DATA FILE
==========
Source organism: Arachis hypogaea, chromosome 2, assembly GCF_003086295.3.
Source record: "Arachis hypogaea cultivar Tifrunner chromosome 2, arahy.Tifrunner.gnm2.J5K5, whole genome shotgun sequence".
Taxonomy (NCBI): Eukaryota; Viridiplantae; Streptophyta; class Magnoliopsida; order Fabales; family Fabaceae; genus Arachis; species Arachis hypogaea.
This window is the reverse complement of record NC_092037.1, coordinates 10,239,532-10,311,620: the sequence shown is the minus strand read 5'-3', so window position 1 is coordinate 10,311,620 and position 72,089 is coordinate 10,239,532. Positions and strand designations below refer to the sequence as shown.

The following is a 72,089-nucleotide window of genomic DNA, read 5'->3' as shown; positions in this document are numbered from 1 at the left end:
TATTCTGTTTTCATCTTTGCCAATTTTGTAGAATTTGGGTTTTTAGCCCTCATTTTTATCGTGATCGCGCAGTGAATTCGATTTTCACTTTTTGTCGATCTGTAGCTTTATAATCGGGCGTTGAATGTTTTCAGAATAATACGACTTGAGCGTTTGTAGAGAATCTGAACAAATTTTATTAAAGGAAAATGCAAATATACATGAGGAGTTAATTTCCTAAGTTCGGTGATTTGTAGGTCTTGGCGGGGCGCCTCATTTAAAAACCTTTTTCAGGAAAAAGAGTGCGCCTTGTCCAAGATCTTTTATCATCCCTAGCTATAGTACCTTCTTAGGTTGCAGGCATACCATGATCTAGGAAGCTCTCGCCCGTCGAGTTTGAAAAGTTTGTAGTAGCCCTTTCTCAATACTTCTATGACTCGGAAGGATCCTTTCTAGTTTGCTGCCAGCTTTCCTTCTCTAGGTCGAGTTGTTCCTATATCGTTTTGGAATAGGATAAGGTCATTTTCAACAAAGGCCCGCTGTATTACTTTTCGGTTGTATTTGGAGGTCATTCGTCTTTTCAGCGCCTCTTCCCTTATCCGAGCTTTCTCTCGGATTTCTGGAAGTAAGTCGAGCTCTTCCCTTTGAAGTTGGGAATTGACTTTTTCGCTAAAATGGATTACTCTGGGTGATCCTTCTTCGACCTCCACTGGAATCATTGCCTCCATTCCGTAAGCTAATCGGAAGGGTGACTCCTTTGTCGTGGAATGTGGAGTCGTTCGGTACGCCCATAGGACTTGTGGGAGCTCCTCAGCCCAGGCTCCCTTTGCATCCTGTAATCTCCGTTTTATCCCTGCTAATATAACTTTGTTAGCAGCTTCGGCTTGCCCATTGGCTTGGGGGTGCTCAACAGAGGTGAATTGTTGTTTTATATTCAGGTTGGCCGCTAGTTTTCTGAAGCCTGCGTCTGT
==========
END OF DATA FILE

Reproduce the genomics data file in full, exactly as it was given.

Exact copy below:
Source organism: Arachis hypogaea, chromosome 2, assembly GCF_003086295.3.
Source record: "Arachis hypogaea cultivar Tifrunner chromosome 2, arahy.Tifrunner.gnm2.J5K5, whole genome shotgun sequence".
Taxonomy (NCBI): Eukaryota; Viridiplantae; Streptophyta; class Magnoliopsida; order Fabales; family Fabaceae; genus Arachis; species Arachis hypogaea.
This window is the reverse complement of record NC_092037.1, coordinates 10,239,532-10,311,620: the sequence shown is the minus strand read 5'-3', so window position 1 is coordinate 10,311,620 and position 72,089 is coordinate 10,239,532. Positions and strand designations below refer to the sequence as shown.

The following is a 72,089-nucleotide window of genomic DNA, read 5'->3' as shown; positions in this document are numbered from 1 at the left end:
TATTCTGTTTTCATCTTTGCCAATTTTGTAGAATTTGGGTTTTTAGCCCTCATTTTTATCGTGATCGCGCAGTGAATTCGATTTTCACTTTTTGTCGATCTGTAGCTTTATAATCGGGCGTTGAATGTTTTCAGAATAATACGACTTGAGCGTTTGTAGAGAATCTGAACAAATTTTATTAAAGGAAAATGCAAATATACATGAGGAGTTAATTTCCTAAGTTCGGTGATTTGTAGGTCTTGGCGGGGCGCCTCATTTAAAAACCTTTTTCAGGAAAAAGAGTGCGCCTTGTCCAAGATCTTTTATCATCCCTAGCTATAGTACCTTCTTAGGTTGCAGGCATACCATGATCTAGGAAGCTCTCGCCCGTCGAGTTTGAAAAGTTTGTAGTAGCCCTTTCTCAATACTTCTATGACTCGGAAGGATCCTTTCTAGTTTGCTGCCAGCTTTCCTTCTCTAGGTCGAGTTGTTCCTATATCGTTTTGGAATAGGATAAGGTCATTTTCAACAAAGGCCCGCTGTATTACTTTTCGGTTGTATTTGGAGGTCATTCGTCTTTTCAGCGCCTCTTCCCTTATCCGAGCTTTCTCTCGGATTTCTGGAAGTAAGTCGAGCTCTTCCCTTTGAAGTTGGGAATTGACTTTTTCGCTAAAATGGATTACTCTGGGTGATCCTTCTTCGACCTCCACTGGAATCATTGCCTCCATTCCGTAAGCTAATCGGAAGGGTGACTCCTTTGTCGTGGAATGTGGAGTCGTTCGGTACGCCCATAGGACTTGTGGGAGCTCCTCAGCCCAGGCTCCCTTTGCATCCTGTAATCTCCGTTTTATCCCTGCTAATATAACTTTGTTAGCAGCTTCGGCTTGCCCATTGGCTTGGGGGTGCTCAACAGAGGTGAATTGTTGTTTTATATTCAGGTTGGCCGCTAGTTTTCTGAAGCCTGCGTCTGT